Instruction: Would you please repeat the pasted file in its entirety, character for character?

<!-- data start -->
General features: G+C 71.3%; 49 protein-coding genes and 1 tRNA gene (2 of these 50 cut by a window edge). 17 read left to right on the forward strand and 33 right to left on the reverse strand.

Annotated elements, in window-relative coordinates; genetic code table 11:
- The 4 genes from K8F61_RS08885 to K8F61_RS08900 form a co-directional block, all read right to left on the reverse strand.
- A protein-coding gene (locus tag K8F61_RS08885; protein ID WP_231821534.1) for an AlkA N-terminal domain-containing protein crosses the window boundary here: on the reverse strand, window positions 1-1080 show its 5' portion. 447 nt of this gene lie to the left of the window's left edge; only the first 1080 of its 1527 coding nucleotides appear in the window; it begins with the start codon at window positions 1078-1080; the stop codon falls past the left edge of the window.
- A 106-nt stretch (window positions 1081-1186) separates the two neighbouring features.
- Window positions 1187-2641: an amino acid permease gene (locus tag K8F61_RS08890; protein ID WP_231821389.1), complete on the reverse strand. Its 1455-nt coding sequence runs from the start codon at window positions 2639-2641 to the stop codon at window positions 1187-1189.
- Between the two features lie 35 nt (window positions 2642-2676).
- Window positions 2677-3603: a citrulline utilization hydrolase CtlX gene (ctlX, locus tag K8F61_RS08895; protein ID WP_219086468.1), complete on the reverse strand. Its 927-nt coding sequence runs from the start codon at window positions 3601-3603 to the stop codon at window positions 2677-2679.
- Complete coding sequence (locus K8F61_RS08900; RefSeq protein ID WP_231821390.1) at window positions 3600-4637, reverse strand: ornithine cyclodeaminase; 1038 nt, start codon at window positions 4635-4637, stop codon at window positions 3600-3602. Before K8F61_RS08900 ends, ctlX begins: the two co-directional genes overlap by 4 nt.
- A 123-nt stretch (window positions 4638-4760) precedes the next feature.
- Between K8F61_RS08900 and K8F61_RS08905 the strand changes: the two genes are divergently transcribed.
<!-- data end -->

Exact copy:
General features: G+C 71.3%; 49 protein-coding genes and 1 tRNA gene (2 of these 50 cut by a window edge). 17 read left to right on the forward strand and 33 right to left on the reverse strand.

Annotated elements, in window-relative coordinates; genetic code table 11:
- The 4 genes from K8F61_RS08885 to K8F61_RS08900 form a co-directional block, all read right to left on the reverse strand.
- A protein-coding gene (locus tag K8F61_RS08885; protein ID WP_231821534.1) for an AlkA N-terminal domain-containing protein crosses the window boundary here: on the reverse strand, window positions 1-1080 show its 5' portion. 447 nt of this gene lie to the left of the window's left edge; only the first 1080 of its 1527 coding nucleotides appear in the window; it begins with the start codon at window positions 1078-1080; the stop codon falls past the left edge of the window.
- A 106-nt stretch (window positions 1081-1186) separates the two neighbouring features.
- Window positions 1187-2641: an amino acid permease gene (locus tag K8F61_RS08890; protein ID WP_231821389.1), complete on the reverse strand. Its 1455-nt coding sequence runs from the start codon at window positions 2639-2641 to the stop codon at window positions 1187-1189.
- Between the two features lie 35 nt (window positions 2642-2676).
- Window positions 2677-3603: a citrulline utilization hydrolase CtlX gene (ctlX, locus tag K8F61_RS08895; protein ID WP_219086468.1), complete on the reverse strand. Its 927-nt coding sequence runs from the start codon at window positions 3601-3603 to the stop codon at window positions 2677-2679.
- Complete coding sequence (locus K8F61_RS08900; RefSeq protein ID WP_231821390.1) at window positions 3600-4637, reverse strand: ornithine cyclodeaminase; 1038 nt, start codon at window positions 4635-4637, stop codon at window positions 3600-3602. Before K8F61_RS08900 ends, ctlX begins: the two co-directional genes overlap by 4 nt.
- A 123-nt stretch (window positions 4638-4760) precedes the next feature.
- Between K8F61_RS08900 and K8F61_RS08905 the strand changes: the two genes are divergently transcribed.